In its November 22, 2008, issue, Rolling Stone listed the “100 Greatest Singers of All Time,” according to its own poll. The magazine was issued with four different covers, one each featuring Elvis, John Lennon, Aretha Franklin, and Bob Dylan. Fortunately, the copy that showed up in my mailbox had the Elvis cover.
The top 10 in the poll were: (1) Aretha Franklin, (2) Ray Charles, (3) Elvis Presley, (4) Sam Cooke, (5) John Lennon, (6) Marvin Gaye, (7) Bob Dylan, (8) Otis Redding, (9) Stevie Wonder, (10) James Brown.
Of course, these kinds of polls are completely subjective, not to mention thoroughly meaningless, but they do fuel spirited discussion and disagreements. Some Elvis fans were doubtless incensed that anyone finished ahead of their guy. As you might be able to tell from the top 10, the complete list leaned heavily toward established male rhythm and blues singers. Intermixed along the way was a smattering of straight country, hard rock, and mainstream pop vocalists.
Such a list begs two questions: “Who had a vote?” and “What makes a singer great?”Rolling Stone answered the first question and vaguely addressed the second one. The magazine listed the names of 179 singers, musicians, producers, executives, journalists, etc., who were asked to list “20 favorite vocalists from the rock era, in order of their importance.” The only voter on the list with a direct connection to Elvis was Scotty Moore.
• “Influence in the rock era” more important than voice quality
The instructions made it clear that voters were to consider each singer’s influence in the rock era more than voice quality. In a lead-in article, titled “What Makes a Great Singer?” Jonathan Lethem admited the subjectivity of such a question. “The beauty of the singer’s voice touches us in a place that’s as personal as the place from which that voice has issued,” he explained. That, of course, explains why Elvis fans think his voice is the greatest ever, while non-Elvis fans can’t stand to listen to his music.
The job of justifying Elvis’s #3 spot on the list was given by Robert Plant, the former lead singer of Led Zeppelin. He doesn’t do a very good job of it. He starts out with a few generalizations, such as, “I just heard this voice, and it was absolutely, totally in its own place. The voice was confident, insinuating and taking no prisoners.” Plant spends the rest of his allotted space listing his favorite Presley recordings and telling about his meeting with Elvis in the early seventies.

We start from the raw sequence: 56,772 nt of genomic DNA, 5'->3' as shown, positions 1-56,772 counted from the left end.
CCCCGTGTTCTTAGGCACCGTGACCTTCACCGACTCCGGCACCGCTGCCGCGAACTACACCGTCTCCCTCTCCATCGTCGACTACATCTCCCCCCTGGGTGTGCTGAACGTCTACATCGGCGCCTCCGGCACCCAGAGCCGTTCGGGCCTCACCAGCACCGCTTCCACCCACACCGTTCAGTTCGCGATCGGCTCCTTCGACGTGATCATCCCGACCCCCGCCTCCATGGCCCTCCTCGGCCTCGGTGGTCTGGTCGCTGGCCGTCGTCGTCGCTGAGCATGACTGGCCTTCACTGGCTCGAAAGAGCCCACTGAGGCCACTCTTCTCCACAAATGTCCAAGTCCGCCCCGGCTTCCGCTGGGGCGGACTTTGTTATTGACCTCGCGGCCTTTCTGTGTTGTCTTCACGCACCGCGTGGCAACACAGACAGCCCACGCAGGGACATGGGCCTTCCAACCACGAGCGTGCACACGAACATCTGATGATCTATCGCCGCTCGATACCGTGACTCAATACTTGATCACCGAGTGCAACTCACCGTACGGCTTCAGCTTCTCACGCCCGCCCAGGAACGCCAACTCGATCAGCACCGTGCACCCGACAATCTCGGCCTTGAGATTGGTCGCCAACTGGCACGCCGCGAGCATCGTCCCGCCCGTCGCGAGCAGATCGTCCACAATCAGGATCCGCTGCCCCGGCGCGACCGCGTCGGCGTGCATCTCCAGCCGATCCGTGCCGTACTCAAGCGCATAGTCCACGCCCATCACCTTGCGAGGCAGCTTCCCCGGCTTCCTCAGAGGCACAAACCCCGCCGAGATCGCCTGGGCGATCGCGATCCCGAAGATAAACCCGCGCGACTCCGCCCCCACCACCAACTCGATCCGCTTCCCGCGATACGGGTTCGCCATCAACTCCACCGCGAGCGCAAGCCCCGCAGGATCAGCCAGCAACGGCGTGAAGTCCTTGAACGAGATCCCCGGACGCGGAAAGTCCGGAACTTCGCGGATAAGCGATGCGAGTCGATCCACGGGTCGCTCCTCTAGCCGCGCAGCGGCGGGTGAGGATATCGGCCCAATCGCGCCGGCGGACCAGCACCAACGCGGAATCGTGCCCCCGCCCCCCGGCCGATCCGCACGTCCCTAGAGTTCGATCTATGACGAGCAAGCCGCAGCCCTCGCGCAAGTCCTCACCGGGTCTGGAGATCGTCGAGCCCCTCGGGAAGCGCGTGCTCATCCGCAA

It’s presumptuous to think I could better answer the question, “Why was Elvis Presley a great singer?” but I’m going to attempt it anyway. I’m well aware that all Elvis fans have their own favorites among his recordings, and many feel very passionate about them. Recently, I’ve communicated with fans who have listed the following recordings among their most-treasured Elvis titles: “Where Do You Come From?” “Until It’s Time for You to To Go,” “Is It So Strange,” and “A House That Has Everything.”
Now, I wouldn’t have put any of those titles in my list of “Hanson’s Top 500 Favorite Elvis Recordings.” I only mention that to show I understand that many of you will disagree with some of my personal favorites that are listed below. Therefore, I’m going to save some space by asking you to mentally add the phrase, “in my opinion,” to the end of each sentence that follows from now on.